The purpose of this study was to investigate the efficacy of coffee ground silage feeding on SCC reduction in cows with subclinical mastitis and it was clarified that coffee ground silage feeding decreases somatic cell count of subclinical mastitis cows.
MATERIALS AND METHODS
This study was conducted based on the ethical standards of the Animal Experiment Committee of Azabu University.
Coffee ground silage: Used coffee grounds were packed in a plastic bag at a coffee mass retailer, added vinegar and sealed in the store and transported to the factory. In the silage processing plant, silage was prepared by adding a fermentation enzyme while adjusting the moisture and the silage was sealed with vinyl and put in a flexible container bag and transported to the farm in units of 400 kg of 10 pieces. The silage produced had a moisture of 59.5%, pH of 4.2 and the Total Digestive Nutrients and Crude Protein content of the actual products were 29 and 8.5% on a dry matter basis, respectively.
Measurement of quarter milk somatic cell count: From 2013-2014, measurement of SCC was conducted on 44 quarters from 20 subclinical mastitis cows with SCC of 200,000 cells mL1 or more bred in Kanagawa Prefecture. Cows were bred in tie stall housing with free access to drinking water. Eleven of the cows (22 quarters) received 1.5 kg day−1 of coffee ground silage mixed into their usual feed and the remaining 9 cows (22 quarters) were assigned to the control group with no supplemental coffee ground silage. Milk samples were collected before and at 1-4 weeks after introducing the feed and SCC in milk was measured using a DeLaval cell counter (DeLaval International AB, Tumba, Sweden) according to method of Kawai et al.13.
Measurement of antioxidant activity: During the heat stress period of the same study period (2013-2014), antioxidant activity was measured for 11 cows randomly selected from the above herd in Kanagawa Prefecture. Five of the cows received coffee ground silage and the remaining 6 cows were assigned to the control group with no coffee ground silage. Blood and milk samples were collected before and at 1-5 weeks after introducing the feed, antioxidant activity in the form of ORAC was measured in blood and milk and lipid peroxidation in the form of TBARS was measured in blood. For measurement of the ORAC value, the OxiSelect™ ORAC activity assay kit (Cosmo Bio Inc., Tokyo, Japan) was used. For measurement of TBARS values, the OxiSelect™ TBARS assay kit (Cell Biolabs Inc., San Diego, CA) was used.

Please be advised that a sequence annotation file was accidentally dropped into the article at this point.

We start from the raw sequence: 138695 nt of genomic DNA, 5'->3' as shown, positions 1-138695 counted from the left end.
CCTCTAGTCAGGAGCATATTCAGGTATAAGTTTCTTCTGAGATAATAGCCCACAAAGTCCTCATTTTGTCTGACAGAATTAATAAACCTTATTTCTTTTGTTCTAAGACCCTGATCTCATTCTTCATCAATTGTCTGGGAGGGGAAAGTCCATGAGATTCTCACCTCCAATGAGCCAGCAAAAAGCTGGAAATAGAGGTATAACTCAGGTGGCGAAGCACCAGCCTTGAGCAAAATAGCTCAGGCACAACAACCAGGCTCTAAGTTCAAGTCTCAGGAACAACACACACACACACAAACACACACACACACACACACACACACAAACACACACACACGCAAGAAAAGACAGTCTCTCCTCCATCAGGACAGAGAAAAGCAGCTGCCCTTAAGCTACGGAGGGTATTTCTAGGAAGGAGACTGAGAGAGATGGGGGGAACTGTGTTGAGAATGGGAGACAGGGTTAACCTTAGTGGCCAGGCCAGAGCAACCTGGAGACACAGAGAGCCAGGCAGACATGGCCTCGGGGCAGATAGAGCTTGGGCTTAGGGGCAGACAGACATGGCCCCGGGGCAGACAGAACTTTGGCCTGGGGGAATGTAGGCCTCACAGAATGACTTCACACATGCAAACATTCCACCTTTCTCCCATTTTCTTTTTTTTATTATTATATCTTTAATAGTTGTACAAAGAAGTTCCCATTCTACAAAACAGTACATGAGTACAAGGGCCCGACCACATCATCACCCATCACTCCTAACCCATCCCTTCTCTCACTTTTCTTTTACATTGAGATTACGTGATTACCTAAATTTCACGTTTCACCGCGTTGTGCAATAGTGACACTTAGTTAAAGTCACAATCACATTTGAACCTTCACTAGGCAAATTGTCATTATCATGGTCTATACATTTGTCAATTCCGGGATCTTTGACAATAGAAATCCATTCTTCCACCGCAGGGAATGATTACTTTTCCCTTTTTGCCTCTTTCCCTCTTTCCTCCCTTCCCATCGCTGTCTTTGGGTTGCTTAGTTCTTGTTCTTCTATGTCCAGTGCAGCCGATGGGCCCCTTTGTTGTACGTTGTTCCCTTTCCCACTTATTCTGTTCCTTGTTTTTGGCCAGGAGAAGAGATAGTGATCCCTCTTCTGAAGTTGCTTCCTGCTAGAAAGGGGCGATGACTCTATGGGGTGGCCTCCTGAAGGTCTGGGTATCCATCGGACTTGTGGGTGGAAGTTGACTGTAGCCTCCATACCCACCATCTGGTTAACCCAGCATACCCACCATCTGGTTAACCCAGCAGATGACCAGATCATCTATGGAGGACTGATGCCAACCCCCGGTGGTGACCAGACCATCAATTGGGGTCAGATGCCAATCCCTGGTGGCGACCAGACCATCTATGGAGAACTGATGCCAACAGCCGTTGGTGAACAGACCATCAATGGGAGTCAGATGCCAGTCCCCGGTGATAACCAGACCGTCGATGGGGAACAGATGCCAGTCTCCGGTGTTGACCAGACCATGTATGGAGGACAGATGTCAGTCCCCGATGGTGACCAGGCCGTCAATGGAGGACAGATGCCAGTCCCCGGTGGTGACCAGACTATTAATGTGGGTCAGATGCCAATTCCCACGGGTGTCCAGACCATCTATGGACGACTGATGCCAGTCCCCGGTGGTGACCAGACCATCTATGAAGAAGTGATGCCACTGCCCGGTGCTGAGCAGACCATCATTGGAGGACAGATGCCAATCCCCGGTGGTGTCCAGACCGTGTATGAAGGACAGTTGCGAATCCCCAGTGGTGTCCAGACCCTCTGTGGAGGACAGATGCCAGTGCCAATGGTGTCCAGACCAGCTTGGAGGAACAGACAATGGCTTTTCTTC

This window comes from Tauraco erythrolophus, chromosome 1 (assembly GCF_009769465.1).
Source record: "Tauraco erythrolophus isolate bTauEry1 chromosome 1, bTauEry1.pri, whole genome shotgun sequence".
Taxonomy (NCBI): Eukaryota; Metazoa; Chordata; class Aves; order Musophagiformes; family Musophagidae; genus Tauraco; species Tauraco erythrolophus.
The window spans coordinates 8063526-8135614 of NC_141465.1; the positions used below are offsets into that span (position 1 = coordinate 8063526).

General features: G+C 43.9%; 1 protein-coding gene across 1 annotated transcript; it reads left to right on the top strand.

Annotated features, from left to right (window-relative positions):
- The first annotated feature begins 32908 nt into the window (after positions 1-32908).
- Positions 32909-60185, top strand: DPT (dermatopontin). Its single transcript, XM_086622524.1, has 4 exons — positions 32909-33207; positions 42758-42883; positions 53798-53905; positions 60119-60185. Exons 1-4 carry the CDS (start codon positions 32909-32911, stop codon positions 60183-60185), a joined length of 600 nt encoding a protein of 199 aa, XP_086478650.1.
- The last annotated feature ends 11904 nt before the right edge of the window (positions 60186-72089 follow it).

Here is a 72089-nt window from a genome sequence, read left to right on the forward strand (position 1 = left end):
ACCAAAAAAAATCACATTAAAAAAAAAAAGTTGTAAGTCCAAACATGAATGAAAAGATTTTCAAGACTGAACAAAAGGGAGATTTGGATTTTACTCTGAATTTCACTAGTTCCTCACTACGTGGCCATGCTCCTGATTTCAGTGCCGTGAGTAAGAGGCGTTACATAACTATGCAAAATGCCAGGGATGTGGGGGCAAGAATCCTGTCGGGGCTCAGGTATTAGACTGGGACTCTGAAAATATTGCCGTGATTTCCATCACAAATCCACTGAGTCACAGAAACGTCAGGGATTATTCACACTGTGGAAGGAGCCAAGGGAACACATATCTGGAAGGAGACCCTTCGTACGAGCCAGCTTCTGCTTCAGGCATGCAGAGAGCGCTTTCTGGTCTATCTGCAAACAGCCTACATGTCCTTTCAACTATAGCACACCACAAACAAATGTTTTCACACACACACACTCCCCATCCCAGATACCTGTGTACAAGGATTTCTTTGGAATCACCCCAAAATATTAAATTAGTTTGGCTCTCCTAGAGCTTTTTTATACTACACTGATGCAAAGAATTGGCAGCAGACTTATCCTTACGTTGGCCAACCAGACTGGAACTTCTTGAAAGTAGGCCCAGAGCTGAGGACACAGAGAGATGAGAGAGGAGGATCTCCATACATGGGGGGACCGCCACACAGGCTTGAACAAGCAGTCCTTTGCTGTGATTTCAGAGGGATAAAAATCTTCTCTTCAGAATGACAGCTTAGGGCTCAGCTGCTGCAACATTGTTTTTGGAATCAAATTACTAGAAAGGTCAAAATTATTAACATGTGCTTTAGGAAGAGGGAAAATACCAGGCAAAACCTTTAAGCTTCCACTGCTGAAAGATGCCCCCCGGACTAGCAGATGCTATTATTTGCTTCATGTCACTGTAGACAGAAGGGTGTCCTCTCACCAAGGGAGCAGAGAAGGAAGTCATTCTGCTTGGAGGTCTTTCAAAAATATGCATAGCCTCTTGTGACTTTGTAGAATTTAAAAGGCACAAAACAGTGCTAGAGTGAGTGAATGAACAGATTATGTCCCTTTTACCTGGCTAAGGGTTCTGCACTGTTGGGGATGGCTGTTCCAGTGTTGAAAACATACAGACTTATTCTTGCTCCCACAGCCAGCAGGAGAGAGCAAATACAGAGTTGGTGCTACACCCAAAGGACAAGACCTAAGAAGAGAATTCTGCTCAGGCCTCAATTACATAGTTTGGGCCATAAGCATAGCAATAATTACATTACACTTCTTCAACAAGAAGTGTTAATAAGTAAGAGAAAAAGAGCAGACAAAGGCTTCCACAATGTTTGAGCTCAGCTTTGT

Measurement of bulk milk somatic cell count: Coffee ground silage was given at 1.5 kg day1 during the summer season of 2015, in a herd of 150 milking cows in Aichi Prefecture. Milk samples were collected every 10 days and changes in the average bulk SCC after temporarily discontinuing feeding and after restarting feeding were compared. Furthermore, the daily milk yield and the maximum temperature and the lowest temperature at the time of sampling were recorded to observe the relationship under heat stress in the summer season.
Influence on immune cells in milk: Twelve subclinical mastitis cows with SCC of 200,000 cells mL1 or more bred in Nagano Prefecture were tested for the influence on immunity in milk in 2015. Cows were bred in tie stall housing with free access to drinking water. Coffee ground silage was fed to 7 cows by mixing 1.5 kg day1 into their usual TMR feed and the other 5 acted as the non-feeding control group. Milk samples were collected before feeding and on days 1, 4 and 7 after feeding and were stored at 4°C. Leukocyte subpopulations in milk were analyzed using a flow cytometer (BD FACSCalibur, Becton Dickinson and Company, Franklin Lakes, NJ) within an hour from collection.